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moving an image over a path with looping

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Tom Seftonmoving an image over a path with looping
by on Dec 3, 2013 at 12:09:27 pm


We are producing some films for an online security client that need to show how their products can protect a network from online threats.

We've designed some nice photoshop dots to look like colour coded network alerts which we need to animate around the network map (along straight lines and circles that make up the network) from each source back to the host machine. Is there a fast way of doing this with an expression for each single layer (there are 4 colour coded dots from each machine), or do I need to animate one dot over a period of time for each journey and then duplicate the effect on multiple duplicate pre-comped layers?

Cheers for any help...

Also posted to AE expressions forum.

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Joseph W. BourkeRe: moving an image over a path with looping
by on Dec 3, 2013 at 2:45:41 pm

Tom -

An easy method would be to simply use text on a path, using the period symbol for your dots (unless of course those Photoshop dots you refer to are customized). I use this all the time when I'm doing workflow diagrams for clients, and it seems to be the quickest solution. I often use square dots in my diagrams, but you can choose square or round periods, depending on the typeface you choose.

Joe Bourke
Owner/Creative Director
Bourke Media

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John CuevasRe: moving an image over a path with looping
by on Dec 3, 2013 at 3:24:36 pm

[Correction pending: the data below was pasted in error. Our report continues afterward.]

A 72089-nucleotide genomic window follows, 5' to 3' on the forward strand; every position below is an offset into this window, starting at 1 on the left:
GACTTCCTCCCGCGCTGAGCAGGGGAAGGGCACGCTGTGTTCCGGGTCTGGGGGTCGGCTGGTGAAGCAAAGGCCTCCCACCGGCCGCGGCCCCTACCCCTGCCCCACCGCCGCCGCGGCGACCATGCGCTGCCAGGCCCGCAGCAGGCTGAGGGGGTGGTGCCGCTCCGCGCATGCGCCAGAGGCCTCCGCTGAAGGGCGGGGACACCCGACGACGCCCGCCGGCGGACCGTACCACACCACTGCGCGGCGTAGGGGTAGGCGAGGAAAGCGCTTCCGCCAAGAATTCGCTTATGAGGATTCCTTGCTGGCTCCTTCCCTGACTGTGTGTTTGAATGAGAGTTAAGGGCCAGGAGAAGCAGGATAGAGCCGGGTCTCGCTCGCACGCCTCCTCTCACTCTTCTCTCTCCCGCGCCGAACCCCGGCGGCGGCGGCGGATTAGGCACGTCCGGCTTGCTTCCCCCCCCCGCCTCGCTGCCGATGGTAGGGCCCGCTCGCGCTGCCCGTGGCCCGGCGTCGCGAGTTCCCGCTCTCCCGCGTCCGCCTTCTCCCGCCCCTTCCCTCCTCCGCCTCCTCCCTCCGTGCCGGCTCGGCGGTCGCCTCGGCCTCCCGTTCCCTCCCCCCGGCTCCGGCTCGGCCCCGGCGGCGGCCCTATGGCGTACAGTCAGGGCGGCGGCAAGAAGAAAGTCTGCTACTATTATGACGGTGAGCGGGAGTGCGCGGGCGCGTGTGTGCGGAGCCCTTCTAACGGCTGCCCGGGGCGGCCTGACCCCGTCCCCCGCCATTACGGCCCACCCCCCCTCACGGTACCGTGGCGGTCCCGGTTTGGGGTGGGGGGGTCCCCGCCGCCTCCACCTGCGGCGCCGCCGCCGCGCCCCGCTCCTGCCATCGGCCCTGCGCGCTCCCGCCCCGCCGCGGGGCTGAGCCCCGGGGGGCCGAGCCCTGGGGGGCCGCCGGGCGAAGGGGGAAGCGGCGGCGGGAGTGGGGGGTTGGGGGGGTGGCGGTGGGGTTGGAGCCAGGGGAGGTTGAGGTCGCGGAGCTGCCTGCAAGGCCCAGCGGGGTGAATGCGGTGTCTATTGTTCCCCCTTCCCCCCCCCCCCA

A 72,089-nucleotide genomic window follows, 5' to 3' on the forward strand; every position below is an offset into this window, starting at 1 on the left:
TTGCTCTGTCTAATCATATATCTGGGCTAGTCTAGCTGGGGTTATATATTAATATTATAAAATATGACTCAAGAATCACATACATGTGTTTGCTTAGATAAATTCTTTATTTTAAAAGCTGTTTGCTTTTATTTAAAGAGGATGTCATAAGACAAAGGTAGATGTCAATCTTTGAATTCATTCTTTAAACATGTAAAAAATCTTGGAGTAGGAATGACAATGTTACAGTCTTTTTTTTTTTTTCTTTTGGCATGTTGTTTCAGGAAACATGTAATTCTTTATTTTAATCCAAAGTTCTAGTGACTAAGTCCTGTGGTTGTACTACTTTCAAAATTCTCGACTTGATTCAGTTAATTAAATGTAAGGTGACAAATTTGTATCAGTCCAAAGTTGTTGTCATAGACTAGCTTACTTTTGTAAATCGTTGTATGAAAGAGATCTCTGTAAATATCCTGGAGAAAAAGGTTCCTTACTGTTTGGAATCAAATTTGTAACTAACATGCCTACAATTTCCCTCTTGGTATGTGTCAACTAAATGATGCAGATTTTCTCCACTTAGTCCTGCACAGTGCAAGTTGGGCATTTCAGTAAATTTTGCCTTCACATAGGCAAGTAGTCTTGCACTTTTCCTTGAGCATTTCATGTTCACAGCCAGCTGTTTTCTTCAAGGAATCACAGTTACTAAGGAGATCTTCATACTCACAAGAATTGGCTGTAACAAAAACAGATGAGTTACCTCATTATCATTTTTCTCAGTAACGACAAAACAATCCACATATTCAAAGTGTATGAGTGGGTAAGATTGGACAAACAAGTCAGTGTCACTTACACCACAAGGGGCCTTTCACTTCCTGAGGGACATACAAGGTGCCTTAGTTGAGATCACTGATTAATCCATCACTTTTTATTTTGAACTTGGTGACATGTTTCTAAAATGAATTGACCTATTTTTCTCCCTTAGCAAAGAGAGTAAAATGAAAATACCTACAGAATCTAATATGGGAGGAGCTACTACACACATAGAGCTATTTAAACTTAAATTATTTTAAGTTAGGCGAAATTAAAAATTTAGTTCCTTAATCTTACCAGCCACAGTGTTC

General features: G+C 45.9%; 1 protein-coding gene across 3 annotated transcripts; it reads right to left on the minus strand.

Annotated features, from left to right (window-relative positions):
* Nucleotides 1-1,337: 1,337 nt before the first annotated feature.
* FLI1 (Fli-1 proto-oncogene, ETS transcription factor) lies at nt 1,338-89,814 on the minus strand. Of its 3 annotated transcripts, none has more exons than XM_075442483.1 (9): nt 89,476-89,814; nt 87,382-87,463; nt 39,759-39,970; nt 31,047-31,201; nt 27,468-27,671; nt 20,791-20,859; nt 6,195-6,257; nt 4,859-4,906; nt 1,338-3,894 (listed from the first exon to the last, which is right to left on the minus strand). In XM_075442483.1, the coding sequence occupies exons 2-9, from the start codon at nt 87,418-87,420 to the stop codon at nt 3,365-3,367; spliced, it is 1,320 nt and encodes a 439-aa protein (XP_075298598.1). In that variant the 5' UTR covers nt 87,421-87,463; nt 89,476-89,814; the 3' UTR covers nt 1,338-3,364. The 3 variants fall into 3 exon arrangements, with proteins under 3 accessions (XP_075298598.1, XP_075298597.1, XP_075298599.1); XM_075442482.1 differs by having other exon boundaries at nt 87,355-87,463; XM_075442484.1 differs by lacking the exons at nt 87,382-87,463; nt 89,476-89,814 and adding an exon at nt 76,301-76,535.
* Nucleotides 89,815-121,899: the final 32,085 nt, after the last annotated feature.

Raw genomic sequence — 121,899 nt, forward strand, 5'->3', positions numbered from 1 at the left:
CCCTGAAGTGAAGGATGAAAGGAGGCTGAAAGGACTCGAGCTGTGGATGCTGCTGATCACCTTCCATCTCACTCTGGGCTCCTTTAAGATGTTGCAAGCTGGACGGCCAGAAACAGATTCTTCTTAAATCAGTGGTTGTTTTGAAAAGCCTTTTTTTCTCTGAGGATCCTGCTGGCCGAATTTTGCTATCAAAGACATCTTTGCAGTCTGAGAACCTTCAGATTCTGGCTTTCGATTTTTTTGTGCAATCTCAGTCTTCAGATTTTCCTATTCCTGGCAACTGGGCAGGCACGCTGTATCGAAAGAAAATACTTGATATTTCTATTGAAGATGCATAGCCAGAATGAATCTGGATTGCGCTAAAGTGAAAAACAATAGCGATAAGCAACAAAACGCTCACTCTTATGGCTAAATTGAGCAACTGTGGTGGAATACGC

Another method would be to use a shape layer to create your dots. Use a shape layer to create your path, and turn off fill. Open up stroke and press the "+" key by dashes to add a split in your stroke. Finally adjust your "Stroke Width", "Gap" and "Color" and you should be there.

Then with the add fly out, add a "Trim Paths" effect and you can build on your dots. By playing with the offset under the Dashes, you can even have the dots move.

Here's a quick example project:

Johnny Cuevas, Editor

"I have not failed 700 times. I have succeeded in proving that those 700 ways will not work. When I have eliminated the ways that will not work, I will find the way that will work."
---THOMAS EDISON on inventing the light bulb.

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Kevin CampRe: moving an image over a path with looping
by on Dec 3, 2013 at 6:41:38 pm

since had asked about an expression, the fast easy way with an expression would be to use the valueAtTime() function...

what you'd want to do is animate one of the layers the way you'd want it to move (i'll call it the 'leader'), then you use the expression to have the other layers follow the leader.

to make it easy have the follower layers ordered consecutively under the leader and then try an expression like this for each of the followers.

offset = .25; //value in seconds

the expression tells a layer to use the position of the layer above it back in time (.25 seconds in this case).

this may not be the best option for you... since the valueAtTime() function is time based, the spacing of the layer will vary based on the speed of the leader. a fast moving chain of layers will have a larger space than a slow moving chain, so if the speed of the leader changes the spacing will too...

some times that's good, some times not. i've used this to animate dots to represent traffic on a map, and it worked great. when traffic moved fast, the dots spaced out, then when it slowed, they all bunched together. but if i had needed the spacing to stay consistent, either of the other methods would have been better.

Kevin Camp
Senior Designer

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Tom SeftonRe: moving an image over a path with looping
by on Dec 3, 2013 at 10:18:26 pm

Thanks very much for all of your suggestions. The client is being very specific about the look of each individual element - even the dots have to look right! Hence them sending over an agreed photoshop file that I need to animate from.

Seems as though the best way to do it is having multiple instances of the layer and then have a mix of 2 suggestions. The expression is great for the representation of traffic at a steady speed, but when we want to accelerate, I'll dissolve to a faster version.


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